It is indeed an “unpublished history” that the Flemish historian Pieter Judson dedicates to the Habsburg Empire. The book was published in 2018 and has just been translated into French by Perrin Editions.
The reader should not expect a new account of the emperors and kings who reigned in Vienna or Budapest, because these pages reveal a deeply stimulating reflection on the notion of empire in the Danube space.
His study begins with the advent of the great Maria Theresa and the numerous reforms that took place during her reign and ends a few years after the fall of the Monarchy, in the 1920s. In its wake, this period witnessed the installation of a multitude of successor states in Europe that were strongly marked by its imprint. The choice of this chronological framework is in itself innovative because it invites us to consider how the Hapsburg legacy survived well after Emperor Charles’s formal renunciation of the throne.
The author starts from the principle that the study of the Habsburg Monarchy has for too long suffered from an analytical bias: scholars have regularly considered the Empire as something external to the nationalities that suffered under its oppression. This perspective presumes that the weaker forces, compelled to develop defensive measures, became stronger, jeopardizing the Empire’s stronghold.
On the contrary, Judson believes that national movements are in large part the products of imperial structures. Nationalities and Empire are not opposed to each other, but are instead defined in dialogue. The best proof of this is that until the outbreak of the First World War, nationalists sought solutions within the imperial legal framework. They did not really think of their national community outside this framework; the defense of their historical and cultural rights only made sense within the imperial whole.
This is a specialist’s book, sometimes difficult to read for those who are not familiar with the customs and habits of Central Europe. It goes against the all-too commonly accepted theory of the inevitable dissolution of the Habsburg Empire. Pieter Judson reverses the perspective and instead highlights the extraordinary creativity of the imperial political system, its capacity to generate a citizenship, or patriotism, which puts national logic at work in the background. According to the author, the Habsburg imperial patriotism is an authentic political success, which allowed the assorted inhabitants of the Habsburg ensemble to feel bound by an ideal of universal citizenship guaranteed by that dynasty.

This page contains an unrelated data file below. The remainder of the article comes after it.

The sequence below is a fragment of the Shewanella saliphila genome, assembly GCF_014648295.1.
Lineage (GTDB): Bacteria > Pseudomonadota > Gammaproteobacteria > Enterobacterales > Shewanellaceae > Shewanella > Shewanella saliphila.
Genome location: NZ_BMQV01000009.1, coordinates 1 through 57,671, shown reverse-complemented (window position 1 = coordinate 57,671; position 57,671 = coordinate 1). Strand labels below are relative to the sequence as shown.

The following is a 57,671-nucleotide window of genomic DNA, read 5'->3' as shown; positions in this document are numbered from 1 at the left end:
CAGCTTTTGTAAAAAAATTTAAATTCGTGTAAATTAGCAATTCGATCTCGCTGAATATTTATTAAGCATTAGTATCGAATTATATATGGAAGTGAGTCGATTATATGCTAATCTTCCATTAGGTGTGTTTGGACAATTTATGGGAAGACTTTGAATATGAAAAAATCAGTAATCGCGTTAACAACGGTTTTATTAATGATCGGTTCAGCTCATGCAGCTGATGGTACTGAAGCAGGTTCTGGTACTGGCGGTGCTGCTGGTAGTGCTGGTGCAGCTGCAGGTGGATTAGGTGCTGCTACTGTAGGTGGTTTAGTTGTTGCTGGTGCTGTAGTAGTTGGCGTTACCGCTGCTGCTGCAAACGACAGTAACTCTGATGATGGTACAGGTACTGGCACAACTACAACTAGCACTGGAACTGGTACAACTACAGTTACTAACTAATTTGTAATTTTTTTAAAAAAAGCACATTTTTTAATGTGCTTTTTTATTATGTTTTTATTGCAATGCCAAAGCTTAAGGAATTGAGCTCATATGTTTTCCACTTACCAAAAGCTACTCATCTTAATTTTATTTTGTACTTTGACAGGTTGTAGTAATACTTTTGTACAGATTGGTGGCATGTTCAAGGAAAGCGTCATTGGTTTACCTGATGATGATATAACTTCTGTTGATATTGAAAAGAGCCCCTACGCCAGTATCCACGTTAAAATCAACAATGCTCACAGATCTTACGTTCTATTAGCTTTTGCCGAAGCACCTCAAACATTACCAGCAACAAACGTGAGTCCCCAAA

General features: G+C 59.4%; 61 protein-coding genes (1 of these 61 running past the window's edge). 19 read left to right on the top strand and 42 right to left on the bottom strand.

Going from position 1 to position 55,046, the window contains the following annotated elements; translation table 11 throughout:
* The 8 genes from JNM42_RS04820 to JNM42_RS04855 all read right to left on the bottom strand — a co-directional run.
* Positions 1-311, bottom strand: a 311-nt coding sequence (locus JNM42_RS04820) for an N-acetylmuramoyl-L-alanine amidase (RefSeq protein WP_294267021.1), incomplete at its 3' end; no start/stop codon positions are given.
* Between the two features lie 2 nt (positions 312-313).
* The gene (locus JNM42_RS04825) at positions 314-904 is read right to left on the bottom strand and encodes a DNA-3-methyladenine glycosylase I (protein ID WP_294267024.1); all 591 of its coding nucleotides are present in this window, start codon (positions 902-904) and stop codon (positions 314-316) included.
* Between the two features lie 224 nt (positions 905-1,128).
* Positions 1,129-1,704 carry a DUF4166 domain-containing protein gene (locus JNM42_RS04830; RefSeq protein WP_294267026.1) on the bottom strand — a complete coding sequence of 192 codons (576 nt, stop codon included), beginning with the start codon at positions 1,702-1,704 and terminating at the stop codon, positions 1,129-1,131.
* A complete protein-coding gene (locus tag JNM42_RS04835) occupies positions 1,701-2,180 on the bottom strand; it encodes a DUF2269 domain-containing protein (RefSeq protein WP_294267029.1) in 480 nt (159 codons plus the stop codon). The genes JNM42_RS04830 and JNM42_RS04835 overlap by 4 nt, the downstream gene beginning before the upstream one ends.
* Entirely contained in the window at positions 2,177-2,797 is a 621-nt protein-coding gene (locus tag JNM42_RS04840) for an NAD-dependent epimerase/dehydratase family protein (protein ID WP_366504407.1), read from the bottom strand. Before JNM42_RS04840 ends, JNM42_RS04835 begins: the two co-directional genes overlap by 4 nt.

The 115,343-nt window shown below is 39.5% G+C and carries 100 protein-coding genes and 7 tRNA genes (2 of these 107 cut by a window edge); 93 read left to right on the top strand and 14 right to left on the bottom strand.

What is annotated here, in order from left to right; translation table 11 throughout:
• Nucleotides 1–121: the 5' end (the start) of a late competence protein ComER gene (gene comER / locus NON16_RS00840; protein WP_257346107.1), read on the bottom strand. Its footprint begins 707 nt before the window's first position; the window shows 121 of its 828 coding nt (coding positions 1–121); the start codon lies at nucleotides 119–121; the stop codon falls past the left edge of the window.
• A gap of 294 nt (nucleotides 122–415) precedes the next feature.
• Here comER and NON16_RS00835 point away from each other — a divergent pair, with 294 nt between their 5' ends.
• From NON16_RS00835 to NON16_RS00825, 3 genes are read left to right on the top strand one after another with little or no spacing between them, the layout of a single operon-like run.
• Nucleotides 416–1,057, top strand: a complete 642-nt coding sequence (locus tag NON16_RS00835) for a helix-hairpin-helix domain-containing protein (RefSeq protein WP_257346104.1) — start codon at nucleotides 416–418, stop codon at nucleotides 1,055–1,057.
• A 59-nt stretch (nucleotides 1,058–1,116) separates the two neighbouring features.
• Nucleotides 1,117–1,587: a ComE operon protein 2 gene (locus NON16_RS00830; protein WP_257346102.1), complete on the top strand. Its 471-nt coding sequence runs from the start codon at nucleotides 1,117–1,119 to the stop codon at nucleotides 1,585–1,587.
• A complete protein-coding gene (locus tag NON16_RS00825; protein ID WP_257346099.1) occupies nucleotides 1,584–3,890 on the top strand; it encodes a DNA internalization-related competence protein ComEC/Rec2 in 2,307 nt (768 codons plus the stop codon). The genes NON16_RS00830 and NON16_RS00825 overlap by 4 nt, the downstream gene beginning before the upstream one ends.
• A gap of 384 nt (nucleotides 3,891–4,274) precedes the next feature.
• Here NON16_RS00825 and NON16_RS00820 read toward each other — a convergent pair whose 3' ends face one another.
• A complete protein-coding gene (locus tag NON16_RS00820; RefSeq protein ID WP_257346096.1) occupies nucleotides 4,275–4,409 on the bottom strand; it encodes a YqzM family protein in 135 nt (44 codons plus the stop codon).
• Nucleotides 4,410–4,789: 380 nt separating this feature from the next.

By taking the imperial concept as a starting point for his historical reflection, Pieter Judson offers a renewed vision of Central Europe as a functioning whole. He thus criticizes the myth of an empire undermined by economic backwardness or gangrenous by irreconcilable cultural differences that condemned it to death in a more or less short term. In this book, the Empire is no longer seen as a straitjacket, an obstacle to development, but on the contrary–a driving force for nations.
By combining studies borrowed from the entire historiography of Central Europe, Judson precisely analyzes the driving forces of this fascinating Empire: the institutions, the cultural and social practices that bound it together, as well as the irrational and emotional aspects that kept it alive in the hearts of its peoples. The entry into the First World War was fraught with unforeseen consequences that altered the character of the Empire. It prevented the proper functioning of all the institutions that had allowed, for decades, the embodiment of imperial citizenship. The war destroyed the feeling of equality before the law shared by the different peoples gathered under the tutelary figure of Franz Joseph. According to Judson, the military elites bear most of the blame because by seizing power through the conflict, they broke trust with those who would have remained loyal. The tragedy of Austria-Hungary can be summed up in this formula from the historian Laurence Cole of the University of Salzburg, reported by Judson: “it is more the ruling elite that lost its faith in its peoples than the reverse.”
The study is fascinating. However, the reader will remain a bit frustrated, for the story of the final fall of the Empire remains elusive. More descriptive than explanatory, the book gives rather little space to the choices and responsibilities of the rulers in its collapse, leaving one to speculate that the fall was inevitable … even though the contents of the book tend to prove the opposite.
Hélène de Lauzun studied at the École Normale Supérieure de Paris. She taught French literature and civilization at Harvard and received a Ph.D. in History from the Sorbonne. She is the author of Histoire de l’Autriche (Perrin, 2021).